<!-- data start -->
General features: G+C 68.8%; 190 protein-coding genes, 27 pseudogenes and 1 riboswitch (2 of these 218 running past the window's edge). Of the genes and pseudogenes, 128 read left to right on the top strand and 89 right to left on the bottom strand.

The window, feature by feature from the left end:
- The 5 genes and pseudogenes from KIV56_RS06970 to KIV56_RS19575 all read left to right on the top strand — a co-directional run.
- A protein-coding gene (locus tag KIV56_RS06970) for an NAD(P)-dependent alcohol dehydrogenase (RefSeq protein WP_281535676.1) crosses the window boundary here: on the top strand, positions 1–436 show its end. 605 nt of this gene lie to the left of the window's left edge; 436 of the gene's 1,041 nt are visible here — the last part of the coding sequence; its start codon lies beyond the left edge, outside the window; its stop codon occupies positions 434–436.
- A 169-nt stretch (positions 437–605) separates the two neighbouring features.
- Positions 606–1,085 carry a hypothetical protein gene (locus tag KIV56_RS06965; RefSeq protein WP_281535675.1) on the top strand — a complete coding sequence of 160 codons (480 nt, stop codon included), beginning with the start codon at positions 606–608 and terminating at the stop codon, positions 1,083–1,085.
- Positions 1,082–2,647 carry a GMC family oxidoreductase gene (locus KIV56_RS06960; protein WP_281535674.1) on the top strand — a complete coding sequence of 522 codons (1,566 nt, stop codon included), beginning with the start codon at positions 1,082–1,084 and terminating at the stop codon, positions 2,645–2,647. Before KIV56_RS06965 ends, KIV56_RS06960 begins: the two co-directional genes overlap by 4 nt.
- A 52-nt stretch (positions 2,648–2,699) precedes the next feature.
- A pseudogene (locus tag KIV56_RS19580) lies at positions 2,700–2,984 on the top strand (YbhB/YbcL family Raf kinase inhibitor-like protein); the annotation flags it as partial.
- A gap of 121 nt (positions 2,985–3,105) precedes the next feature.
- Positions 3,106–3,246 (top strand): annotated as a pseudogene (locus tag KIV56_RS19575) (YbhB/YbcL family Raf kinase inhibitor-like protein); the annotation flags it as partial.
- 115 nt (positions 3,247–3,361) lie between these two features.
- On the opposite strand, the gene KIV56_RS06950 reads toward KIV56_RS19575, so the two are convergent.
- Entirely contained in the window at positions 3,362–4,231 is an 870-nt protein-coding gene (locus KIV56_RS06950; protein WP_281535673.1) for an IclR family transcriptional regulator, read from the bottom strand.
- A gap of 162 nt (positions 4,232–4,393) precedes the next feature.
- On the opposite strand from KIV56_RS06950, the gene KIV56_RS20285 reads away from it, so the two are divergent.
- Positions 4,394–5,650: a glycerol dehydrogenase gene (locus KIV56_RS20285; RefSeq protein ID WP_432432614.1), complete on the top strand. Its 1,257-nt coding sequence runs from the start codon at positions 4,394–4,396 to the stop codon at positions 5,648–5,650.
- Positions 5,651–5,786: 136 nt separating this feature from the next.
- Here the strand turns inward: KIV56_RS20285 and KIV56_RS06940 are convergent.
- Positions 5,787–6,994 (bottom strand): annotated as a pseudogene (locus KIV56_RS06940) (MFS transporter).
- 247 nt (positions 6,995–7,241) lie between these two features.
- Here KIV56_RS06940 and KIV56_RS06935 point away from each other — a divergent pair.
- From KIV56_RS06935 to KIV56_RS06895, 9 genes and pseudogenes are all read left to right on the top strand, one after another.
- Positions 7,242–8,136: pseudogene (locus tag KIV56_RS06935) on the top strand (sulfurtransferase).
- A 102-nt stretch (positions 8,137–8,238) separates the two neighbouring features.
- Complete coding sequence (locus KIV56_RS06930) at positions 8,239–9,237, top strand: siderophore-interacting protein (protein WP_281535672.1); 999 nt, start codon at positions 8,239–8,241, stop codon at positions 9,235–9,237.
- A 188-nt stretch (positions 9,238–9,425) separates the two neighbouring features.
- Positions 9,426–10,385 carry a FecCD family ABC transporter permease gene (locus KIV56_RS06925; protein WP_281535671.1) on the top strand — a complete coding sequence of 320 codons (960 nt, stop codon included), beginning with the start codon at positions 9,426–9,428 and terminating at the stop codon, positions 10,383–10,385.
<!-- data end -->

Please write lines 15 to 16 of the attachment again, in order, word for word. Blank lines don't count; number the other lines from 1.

- A gap of 162 nt (positions 4,232–4,393) precedes the next feature.
- On the opposite strand from KIV56_RS06950, the gene KIV56_RS20285 reads away from it, so the two are divergent.